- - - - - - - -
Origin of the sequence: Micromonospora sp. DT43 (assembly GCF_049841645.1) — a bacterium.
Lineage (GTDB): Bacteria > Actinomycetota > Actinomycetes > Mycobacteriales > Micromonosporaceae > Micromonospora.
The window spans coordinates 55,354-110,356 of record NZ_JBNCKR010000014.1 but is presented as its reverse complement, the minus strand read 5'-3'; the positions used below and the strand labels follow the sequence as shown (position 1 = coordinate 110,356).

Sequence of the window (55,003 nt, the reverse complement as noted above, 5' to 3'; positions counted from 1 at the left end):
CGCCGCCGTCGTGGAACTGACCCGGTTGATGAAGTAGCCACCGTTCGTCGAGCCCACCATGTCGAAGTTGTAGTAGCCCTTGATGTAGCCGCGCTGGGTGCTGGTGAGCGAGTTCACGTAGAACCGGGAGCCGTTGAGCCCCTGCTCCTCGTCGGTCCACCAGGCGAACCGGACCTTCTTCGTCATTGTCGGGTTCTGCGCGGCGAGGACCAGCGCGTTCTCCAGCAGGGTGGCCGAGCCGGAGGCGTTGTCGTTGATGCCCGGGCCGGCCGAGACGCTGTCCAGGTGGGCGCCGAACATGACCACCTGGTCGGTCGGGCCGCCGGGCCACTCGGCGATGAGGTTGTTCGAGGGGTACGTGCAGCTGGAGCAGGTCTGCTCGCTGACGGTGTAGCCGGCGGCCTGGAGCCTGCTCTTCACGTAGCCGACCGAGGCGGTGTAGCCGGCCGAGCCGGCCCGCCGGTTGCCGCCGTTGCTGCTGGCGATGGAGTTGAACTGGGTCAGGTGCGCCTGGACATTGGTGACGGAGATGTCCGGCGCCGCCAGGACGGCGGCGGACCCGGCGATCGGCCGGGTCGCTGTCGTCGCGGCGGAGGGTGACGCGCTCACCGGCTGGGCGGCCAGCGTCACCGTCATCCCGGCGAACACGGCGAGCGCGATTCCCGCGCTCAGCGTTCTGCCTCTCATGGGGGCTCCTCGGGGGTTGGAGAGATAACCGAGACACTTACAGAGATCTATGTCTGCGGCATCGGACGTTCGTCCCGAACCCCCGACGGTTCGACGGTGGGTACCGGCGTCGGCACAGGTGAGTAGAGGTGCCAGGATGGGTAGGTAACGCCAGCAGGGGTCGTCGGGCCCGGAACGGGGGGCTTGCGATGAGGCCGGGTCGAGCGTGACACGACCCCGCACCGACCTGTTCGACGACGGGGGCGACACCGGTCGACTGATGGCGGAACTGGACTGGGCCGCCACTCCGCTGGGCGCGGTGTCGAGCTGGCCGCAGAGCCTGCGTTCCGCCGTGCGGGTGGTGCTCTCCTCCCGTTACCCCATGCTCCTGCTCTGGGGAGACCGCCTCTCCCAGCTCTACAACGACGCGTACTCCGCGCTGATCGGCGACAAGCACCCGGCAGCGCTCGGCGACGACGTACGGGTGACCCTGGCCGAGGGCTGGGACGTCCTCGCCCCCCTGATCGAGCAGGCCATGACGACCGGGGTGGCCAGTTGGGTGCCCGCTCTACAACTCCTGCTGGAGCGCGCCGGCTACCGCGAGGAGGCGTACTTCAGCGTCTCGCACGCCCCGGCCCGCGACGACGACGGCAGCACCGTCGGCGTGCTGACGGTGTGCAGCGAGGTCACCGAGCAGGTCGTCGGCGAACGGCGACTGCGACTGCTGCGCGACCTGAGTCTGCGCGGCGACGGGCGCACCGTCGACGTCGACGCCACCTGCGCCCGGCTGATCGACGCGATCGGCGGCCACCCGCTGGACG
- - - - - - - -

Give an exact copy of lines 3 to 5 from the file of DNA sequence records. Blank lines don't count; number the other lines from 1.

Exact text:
The window spans coordinates 55,354-110,356 of record NZ_JBNCKR010000014.1 but is presented as its reverse complement, the minus strand read 5'-3'; the positions used below and the strand labels follow the sequence as shown (position 1 = coordinate 110,356).

Sequence of the window (55,003 nt, the reverse complement as noted above, 5' to 3'; positions counted from 1 at the left end):
CGCCGCCGTCGTGGAACTGACCCGGTTGATGAAGTAGCCACCGTTCGTCGAGCCCACCATGTCGAAGTTGTAGTAGCCCTTGATGTAGCCGCGCTGGGTGCTGGTGAGCGAGTTCACGTAGAACCGGGAGCCGTTGAGCCCCTGCTCCTCGTCGGTCCACCAGGCGAACCGGACCTTCTTCGTCATTGTCGGGTTCTGCGCGGCGAGGACCAGCGCGTTCTCCAGCAGGGTGGCCGAGCCGGAGGCGTTGTCGTTGATGCCCGGGCCGGCCGAGACGCTGTCCAGGTGGGCGCCGAACATGACCACCTGGTCGGTCGGGCCGCCGGGCCACTCGGCGATGAGGTTGTTCGAGGGGTACGTGCAGCTGGAGCAGGTCTGCTCGCTGACGGTGTAGCCGGCGGCCTGGAGCCTGCTCTTCACGTAGCCGACCGAGGCGGTGTAGCCGGCCGAGCCGGCCCGCCGGTTGCCGCCGTTGCTGCTGGCGATGGAGTTGAACTGGGTCAGGTGCGCCTGGACATTGGTGACGGAGATGTCCGGCGCCGCCAGGACGGCGGCGGACCCGGCGATCGGCCGGGTCGCTGTCGTCGCGGCGGAGGGTGACGCGCTCACCGGCTGGGCGGCCAGCGTCACCGTCATCCCGGCGAACACGGCGAGCGCGATTCCCGCGCTCAGCGTTCTGCCTCTCATGGGGGCTCCTCGGGGGTTGGAGAGATAACCGAGACACTTACAGAGATCTATGTCTGCGGCATCGGACGTTCGTCCCGAACCCCCGACGGTTCGACGGTGGGTACCGGCGTCGGCACAGGTGAGTAGAGGTGCCAGGATGGGTAGGTAACGCCAGCAGGGGTCGTCGGGCCCGGAACGGGGGGCTTGCGATGAGGCCGGGTCGAGCGTGACACGACCCCGCACCGACCTGTTCGACGACGGGGGCGACACCGGTCGACTGATGGCGGAACTGGACTGGGCCGCCACTCCGCTGGGCGCGGTGTCGAGCTGGCCGCAGAGCCTGCGTTCCGCCGTGCGGGTGGTGCTCTCCTCCCGTTACCCCATGCTCCTGCTCTGGGGAGACCGCCTCTCCCAGCTCTACAACGACGCGTACTCCGCGCTGATCGGCGACAAGCACCCGGCAGCGCTCGGCGACGACGTACGGGTGACCCTGGCCGAGGGCTGGGACGTCCTCGCCCCCCTGATCGAGCAGGCCATGACGACCGGGGTGGCCAGTTGGGTGCCCGCTCTACAACTCCTGCTGGAGCGCGCCGGCTACCGCGAGGAGGCGTACTTCAGCGTCTCGCACGCCCCGGCCCGCGACGACGACGGCAGCACCGTCGGCGTGCTGACGGTGTGCAGCGAGGTCACCGAGCAGGTCGTCGGCGAACGGCGACTGCGACTGCTGCGCGACCTGAGTCTGCGCGGCGACGGGCGCACCGTCGACGTCGACGCCACCTGCGCCCGGCTGATCGACGCGATCGGCGGCCACCCGCTGGACG